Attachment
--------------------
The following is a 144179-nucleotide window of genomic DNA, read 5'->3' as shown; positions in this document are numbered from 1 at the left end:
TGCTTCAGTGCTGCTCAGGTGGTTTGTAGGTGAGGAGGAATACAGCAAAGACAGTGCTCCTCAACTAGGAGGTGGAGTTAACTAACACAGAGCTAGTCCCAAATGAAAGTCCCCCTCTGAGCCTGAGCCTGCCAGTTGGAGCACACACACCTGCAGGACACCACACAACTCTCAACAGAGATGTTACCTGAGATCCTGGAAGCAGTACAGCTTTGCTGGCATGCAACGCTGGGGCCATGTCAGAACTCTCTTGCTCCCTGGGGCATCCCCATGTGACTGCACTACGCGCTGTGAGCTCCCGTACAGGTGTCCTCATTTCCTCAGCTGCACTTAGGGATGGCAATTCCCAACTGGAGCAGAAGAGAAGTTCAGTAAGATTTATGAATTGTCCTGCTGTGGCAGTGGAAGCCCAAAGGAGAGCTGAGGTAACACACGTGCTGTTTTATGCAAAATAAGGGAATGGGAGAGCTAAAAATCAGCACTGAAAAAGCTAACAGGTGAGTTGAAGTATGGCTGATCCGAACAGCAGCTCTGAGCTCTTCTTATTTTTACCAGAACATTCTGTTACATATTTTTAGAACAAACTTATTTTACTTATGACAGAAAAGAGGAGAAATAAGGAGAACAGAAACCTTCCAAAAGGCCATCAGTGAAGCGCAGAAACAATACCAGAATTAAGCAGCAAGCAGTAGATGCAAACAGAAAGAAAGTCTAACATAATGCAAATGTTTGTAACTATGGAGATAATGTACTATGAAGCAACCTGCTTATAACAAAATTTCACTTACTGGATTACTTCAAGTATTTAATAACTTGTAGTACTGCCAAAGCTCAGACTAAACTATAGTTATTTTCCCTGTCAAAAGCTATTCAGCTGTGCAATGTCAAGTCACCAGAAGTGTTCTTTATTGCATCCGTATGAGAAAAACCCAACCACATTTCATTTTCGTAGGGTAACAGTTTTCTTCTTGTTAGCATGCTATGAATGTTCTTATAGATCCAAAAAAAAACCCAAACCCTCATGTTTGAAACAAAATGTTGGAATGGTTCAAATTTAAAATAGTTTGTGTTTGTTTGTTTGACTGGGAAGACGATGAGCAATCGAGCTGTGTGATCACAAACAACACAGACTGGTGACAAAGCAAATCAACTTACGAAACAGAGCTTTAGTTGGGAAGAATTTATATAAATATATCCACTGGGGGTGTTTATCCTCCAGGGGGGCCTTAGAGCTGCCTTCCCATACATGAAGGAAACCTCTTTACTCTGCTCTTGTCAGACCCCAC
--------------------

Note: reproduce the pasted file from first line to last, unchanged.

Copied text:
The following is a 144179-nucleotide window of genomic DNA, read 5'->3' as shown; positions in this document are numbered from 1 at the left end:
TGCTTCAGTGCTGCTCAGGTGGTTTGTAGGTGAGGAGGAATACAGCAAAGACAGTGCTCCTCAACTAGGAGGTGGAGTTAACTAACACAGAGCTAGTCCCAAATGAAAGTCCCCCTCTGAGCCTGAGCCTGCCAGTTGGAGCACACACACCTGCAGGACACCACACAACTCTCAACAGAGATGTTACCTGAGATCCTGGAAGCAGTACAGCTTTGCTGGCATGCAACGCTGGGGCCATGTCAGAACTCTCTTGCTCCCTGGGGCATCCCCATGTGACTGCACTACGCGCTGTGAGCTCCCGTACAGGTGTCCTCATTTCCTCAGCTGCACTTAGGGATGGCAATTCCCAACTGGAGCAGAAGAGAAGTTCAGTAAGATTTATGAATTGTCCTGCTGTGGCAGTGGAAGCCCAAAGGAGAGCTGAGGTAACACACGTGCTGTTTTATGCAAAATAAGGGAATGGGAGAGCTAAAAATCAGCACTGAAAAAGCTAACAGGTGAGTTGAAGTATGGCTGATCCGAACAGCAGCTCTGAGCTCTTCTTATTTTTACCAGAACATTCTGTTACATATTTTTAGAACAAACTTATTTTACTTATGACAGAAAAGAGGAGAAATAAGGAGAACAGAAACCTTCCAAAAGGCCATCAGTGAAGCGCAGAAACAATACCAGAATTAAGCAGCAAGCAGTAGATGCAAACAGAAAGAAAGTCTAACATAATGCAAATGTTTGTAACTATGGAGATAATGTACTATGAAGCAACCTGCTTATAACAAAATTTCACTTACTGGATTACTTCAAGTATTTAATAACTTGTAGTACTGCCAAAGCTCAGACTAAACTATAGTTATTTTCCCTGTCAAAAGCTATTCAGCTGTGCAATGTCAAGTCACCAGAAGTGTTCTTTATTGCATCCGTATGAGAAAAACCCAACCACATTTCATTTTCGTAGGGTAACAGTTTTCTTCTTGTTAGCATGCTATGAATGTTCTTATAGATCCAAAAAAAAACCCAAACCCTCATGTTTGAAACAAAATGTTGGAATGGTTCAAATTTAAAATAGTTTGTGTTTGTTTGTTTGACTGGGAAGACGATGAGCAATCGAGCTGTGTGATCACAAACAACACAGACTGGTGACAAAGCAAATCAACTTACGAAACAGAGCTTTAGTTGGGAAGAATTTATATAAATATATCCACTGGGGGTGTTTATCCTCCAGGGGGGCCTTAGAGCTGCCTTCCCATACATGAAGGAAACCTCTTTACTCTGCTCTTGTCAGACCCCAC